The exact cause is not known, although there are abnormalities in nervous ganglia associated with the oesophagus. The nervous ganglia within the oesophagus and in the oesophageal sphincter will degrade.
The dysphagia it causes is intermittent, but gradually progressive in the long term.
It equally affects both liquids and solids and often causes aspiration.
It is generally painless, but about 10% if patients may feel pain during the early stage of the disease. These patients have what is known as vigorous achalasia.


As the disease progresses it may begin to cause pain and weight loss. It is strongly associated with oesophageal carcinoma, and many patients will also suffer from pulmonary complications as a result of aspiration.


Chest X-ray
Barium swallow – this will produce a characteristic ‘bird’s beak’ appearance (see below)
Manometry – this is where the pressure within the oesophagus is measured.

Appearance of achalasia on barium swallow, showing constriction of the LOS
[Image from Idiopathic (primary) achalasia. Orphanet Journal of Rare Diseases 2007, 2:38, Farnoosh Farrokhi, Michael F. Vaezi. Reproduced in accordance with the Creative Commons Attribution 2.0 licence]


This usually involves the removal of the sphincter at the bottom of the oesophagus.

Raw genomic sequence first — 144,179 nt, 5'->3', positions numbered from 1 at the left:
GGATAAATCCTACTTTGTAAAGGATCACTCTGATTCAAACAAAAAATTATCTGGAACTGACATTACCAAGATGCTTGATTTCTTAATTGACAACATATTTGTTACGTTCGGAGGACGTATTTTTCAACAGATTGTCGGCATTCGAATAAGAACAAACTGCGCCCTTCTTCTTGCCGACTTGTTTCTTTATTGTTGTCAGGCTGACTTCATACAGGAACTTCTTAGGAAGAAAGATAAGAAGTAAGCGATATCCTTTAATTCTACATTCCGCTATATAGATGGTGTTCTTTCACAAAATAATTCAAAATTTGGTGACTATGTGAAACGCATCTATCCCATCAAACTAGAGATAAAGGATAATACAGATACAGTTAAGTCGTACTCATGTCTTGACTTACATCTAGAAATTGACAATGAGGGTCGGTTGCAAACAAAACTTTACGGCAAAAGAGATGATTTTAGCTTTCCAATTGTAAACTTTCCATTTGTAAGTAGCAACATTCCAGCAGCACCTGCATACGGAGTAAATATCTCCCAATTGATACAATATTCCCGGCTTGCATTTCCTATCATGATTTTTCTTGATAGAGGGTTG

Reflux disease is an almost inevitable complication.
Another option is to insert a balloon, which is then inflated, and basically rips the sphincter muscle.
Both types of treatment will have about a 90% success rate.


This is a systemic auto immune connective tissue disorder. It causes hardening (sclerosis) of the skin and sometimes other organs. It also causes atrophy of muscles, and dilation of the oesophagus as well as general systemic relaxation of smooth muscle. On top of this, often oesophageal reflux exists which causes oesophageal strictures and thus complicates the issue.


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Dr Tom Leach

Dr Tom Leach MBChB DCH EMCert(ACEM) FRACGP currently works as a GP and an Emergency Department CMO in Australia. He is also a Clinical Associate Lecturer at the Australian National University, and is studying for a Masters of Sports Medicine at the University of Queensland. After graduating from his medical degree at the University of Manchester in 2011, Tom completed his Foundation Training at Bolton Royal Hospital, before moving to Australia in 2013. He started almostadoctor whilst a third year medical student in 2009. Read full bio